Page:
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Saturday, April 19, 2014

Night and Day. By John von Daler

                "Oh, my!"
                You see, I heard the words just as I awakened with a start - or a stop - in the middle of one gigantic snore. I lay on our little, black couch in the living room, my head toward the books, my feet toward the piano.
                "Pleeze, monsieur! You may wake ze dead wiz your snoring."




                I heard the words as out of a dream. In fact, they were spoken in the language of dreams, which has no nationality. Somehow a bit of a French accent had unexpectedly worked its way into the speaker's sentences. Without knowing the woman, I thought she sounded agitated. It would not have surprised me if the accent came and went with her state of mind, that state being French when she felt stress.
                "Sank you, for stoppink zat horreeble noise."
                We both enjoyed a moment of silence. Then it occurred to me that I was speaking to an unknown woman in our living room. I let my eyes meander among the dark silhouettes around me. I had a suspicion already that it might be one of our small statues, and I was betting that it might be our copy of Degas' little ballerina, the one wearing a real tutu. She stood in the corner opposite the black head of an Egyptian king from 1800 years before the birth of Christ. The voice could hardly come from that black king. Nor could it originate in Beethoven's bust down among the Bs in our alphabet of books.
                I looked over at the window where she posed in the right corner. Light from the last fireworks above Tivoli flickered through the glass in speckles of red, yellow and blue onto her upturned face.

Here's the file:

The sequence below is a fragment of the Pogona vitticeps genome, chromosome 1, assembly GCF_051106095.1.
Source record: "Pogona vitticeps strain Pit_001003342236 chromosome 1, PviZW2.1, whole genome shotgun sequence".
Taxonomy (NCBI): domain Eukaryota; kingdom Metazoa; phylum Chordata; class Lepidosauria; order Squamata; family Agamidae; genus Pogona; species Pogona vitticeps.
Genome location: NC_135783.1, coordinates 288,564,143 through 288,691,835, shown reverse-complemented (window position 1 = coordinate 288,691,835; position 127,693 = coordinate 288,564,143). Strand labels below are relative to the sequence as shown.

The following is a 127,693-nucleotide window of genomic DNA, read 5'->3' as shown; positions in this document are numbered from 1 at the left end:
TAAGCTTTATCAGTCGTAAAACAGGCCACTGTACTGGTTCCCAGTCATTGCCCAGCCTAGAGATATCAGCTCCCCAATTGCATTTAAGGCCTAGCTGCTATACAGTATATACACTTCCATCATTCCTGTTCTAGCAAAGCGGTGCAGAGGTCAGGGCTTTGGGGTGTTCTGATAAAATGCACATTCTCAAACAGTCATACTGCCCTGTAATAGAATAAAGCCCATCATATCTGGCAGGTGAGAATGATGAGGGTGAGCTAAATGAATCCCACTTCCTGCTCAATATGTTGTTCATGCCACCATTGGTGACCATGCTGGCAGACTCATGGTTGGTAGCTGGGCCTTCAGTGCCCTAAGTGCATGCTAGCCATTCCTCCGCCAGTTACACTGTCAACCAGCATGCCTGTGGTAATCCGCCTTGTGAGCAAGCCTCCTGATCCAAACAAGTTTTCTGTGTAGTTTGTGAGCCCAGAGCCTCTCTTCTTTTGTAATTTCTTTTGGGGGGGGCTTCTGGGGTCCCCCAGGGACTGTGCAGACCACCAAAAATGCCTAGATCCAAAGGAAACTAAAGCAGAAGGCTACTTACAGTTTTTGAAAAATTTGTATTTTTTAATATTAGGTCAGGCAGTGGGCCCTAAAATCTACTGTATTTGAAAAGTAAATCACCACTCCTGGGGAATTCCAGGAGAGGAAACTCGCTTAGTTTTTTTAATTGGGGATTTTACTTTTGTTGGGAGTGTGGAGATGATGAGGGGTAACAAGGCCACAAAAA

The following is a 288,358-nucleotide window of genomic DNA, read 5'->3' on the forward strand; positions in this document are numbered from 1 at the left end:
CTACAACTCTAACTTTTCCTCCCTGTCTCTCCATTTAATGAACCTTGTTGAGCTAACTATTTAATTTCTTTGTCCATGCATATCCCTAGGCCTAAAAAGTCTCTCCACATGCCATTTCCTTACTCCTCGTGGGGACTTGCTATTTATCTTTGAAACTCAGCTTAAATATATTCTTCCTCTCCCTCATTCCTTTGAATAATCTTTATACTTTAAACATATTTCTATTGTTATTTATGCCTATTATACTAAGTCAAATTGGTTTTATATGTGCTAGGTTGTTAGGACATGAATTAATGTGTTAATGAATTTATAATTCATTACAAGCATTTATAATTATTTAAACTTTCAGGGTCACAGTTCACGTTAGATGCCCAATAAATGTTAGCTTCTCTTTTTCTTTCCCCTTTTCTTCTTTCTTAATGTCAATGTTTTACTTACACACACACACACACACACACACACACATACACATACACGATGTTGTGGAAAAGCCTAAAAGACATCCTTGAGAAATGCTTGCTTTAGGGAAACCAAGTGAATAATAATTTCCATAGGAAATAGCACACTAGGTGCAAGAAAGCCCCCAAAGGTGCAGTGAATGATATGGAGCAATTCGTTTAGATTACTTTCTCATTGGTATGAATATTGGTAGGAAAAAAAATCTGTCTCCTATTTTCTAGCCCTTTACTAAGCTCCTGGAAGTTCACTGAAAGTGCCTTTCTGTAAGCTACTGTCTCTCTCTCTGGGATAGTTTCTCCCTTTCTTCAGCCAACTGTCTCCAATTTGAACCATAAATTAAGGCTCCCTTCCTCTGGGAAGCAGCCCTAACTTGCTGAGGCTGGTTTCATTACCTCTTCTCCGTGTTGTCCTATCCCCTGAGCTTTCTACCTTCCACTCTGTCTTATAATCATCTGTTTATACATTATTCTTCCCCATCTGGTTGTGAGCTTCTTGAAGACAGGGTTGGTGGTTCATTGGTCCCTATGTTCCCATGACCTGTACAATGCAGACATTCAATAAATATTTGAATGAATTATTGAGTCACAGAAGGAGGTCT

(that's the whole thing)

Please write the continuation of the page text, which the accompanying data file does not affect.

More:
"So," she began again, "Now that we have some quiet I would like to ask you somesing."
                I raised myself up from the couch on one elbow and felt immediately the last half-bottle of Sancerre sloshing back and forth in my brain. I should just have made do with the first half.
                "Ask. Do. Please."
                "Why do you never wash my dress?"
                "It never occurred to me," I mumble. "We do vacuum clean you once a week!" I added hopefully.
                "Eef you pleeze!" she snarled. "Vacuum clean!"
                "Okay, okay," I shout back. "I, ah, don't want to take your ballet costume off. After all, I am a man."
                "Are we in the middle ages?!" I for one have never known what the middle ages did to get such a bad reputation. I consider lecturing her on Charlemagne, but reconsider and try to find my footing in our discussion.
                "I...don't...know...if...you have on...uh...panties."
                An impudent little snicker comes from the corner of the window.
                "I know," she says, "Even in private you are somewhat of a gentleman."
                Before I can congratulate myself too much she adds, "But you do fart and burp when your people are not around. I have heard you. No denials now."
                I settle back onto the sofa.
                "But you are welcome to take off my clothes. I want them washed and I don't mind standing here naked to wait for a clean tutu. After all, Mr. Degas was a gentleman too. Any of us would have posed naked for him, but he only asked a very few and they were often the ugliest of us."